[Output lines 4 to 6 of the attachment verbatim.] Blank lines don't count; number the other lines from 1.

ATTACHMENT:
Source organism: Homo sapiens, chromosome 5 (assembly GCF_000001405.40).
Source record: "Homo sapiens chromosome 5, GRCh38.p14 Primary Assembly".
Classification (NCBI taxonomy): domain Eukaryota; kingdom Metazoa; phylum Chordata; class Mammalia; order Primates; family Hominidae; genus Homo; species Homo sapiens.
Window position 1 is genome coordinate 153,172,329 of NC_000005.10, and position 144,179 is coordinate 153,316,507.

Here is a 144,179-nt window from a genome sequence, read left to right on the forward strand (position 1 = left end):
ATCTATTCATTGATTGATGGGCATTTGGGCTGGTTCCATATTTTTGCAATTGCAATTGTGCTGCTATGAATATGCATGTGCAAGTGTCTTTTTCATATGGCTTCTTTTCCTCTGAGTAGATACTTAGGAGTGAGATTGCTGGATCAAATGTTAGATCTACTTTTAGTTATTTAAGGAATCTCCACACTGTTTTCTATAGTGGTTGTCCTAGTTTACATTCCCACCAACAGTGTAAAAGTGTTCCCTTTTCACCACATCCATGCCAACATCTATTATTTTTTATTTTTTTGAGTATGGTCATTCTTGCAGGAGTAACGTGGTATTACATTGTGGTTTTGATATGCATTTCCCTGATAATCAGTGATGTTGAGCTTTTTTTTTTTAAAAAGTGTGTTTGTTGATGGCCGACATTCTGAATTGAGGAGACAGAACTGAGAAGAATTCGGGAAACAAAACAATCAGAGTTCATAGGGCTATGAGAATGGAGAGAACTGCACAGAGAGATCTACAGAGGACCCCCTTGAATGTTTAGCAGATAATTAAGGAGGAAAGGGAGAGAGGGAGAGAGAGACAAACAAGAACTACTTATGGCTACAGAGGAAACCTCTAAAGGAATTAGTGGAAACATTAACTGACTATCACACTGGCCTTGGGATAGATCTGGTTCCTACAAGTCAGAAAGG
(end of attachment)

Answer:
Window position 1 is genome coordinate 153,172,329 of NC_000005.10, and position 144,179 is coordinate 153,316,507.

Here is a 144,179-nt window from a genome sequence, read left to right on the forward strand (position 1 = left end):
ATCTATTCATTGATTGATGGGCATTTGGGCTGGTTCCATATTTTTGCAATTGCAATTGTGCTGCTATGAATATGCATGTGCAAGTGTCTTTTTCATATGGCTTCTTTTCCTCTGAGTAGATACTTAGGAGTGAGATTGCTGGATCAAATGTTAGATCTACTTTTAGTTATTTAAGGAATCTCCACACTGTTTTCTATAGTGGTTGTCCTAGTTTACATTCCCACCAACAGTGTAAAAGTGTTCCCTTTTCACCACATCCATGCCAACATCTATTATTTTTTATTTTTTTGAGTATGGTCATTCTTGCAGGAGTAACGTGGTATTACATTGTGGTTTTGATATGCATTTCCCTGATAATCAGTGATGTTGAGCTTTTTTTTTTTAAAAAGTGTGTTTGTTGATGGCCGACATTCTGAATTGAGGAGACAGAACTGAGAAGAATTCGGGAAACAAAACAATCAGAGTTCATAGGGCTATGAGAATGGAGAGAACTGCACAGAGAGATCTACAGAGGACCCCCTTGAATGTTTAGCAGATAATTAAGGAGGAAAGGGAGAGAGGGAGAGAGAGACAAACAAGAACTACTTATGGCTACAGAGGAAACCTCTAAAGGAATTAGTGGAAACATTAACTGACTATCACACTGGCCTTGGGATAGATCTGGTTCCTACAAGTCAGAAAGG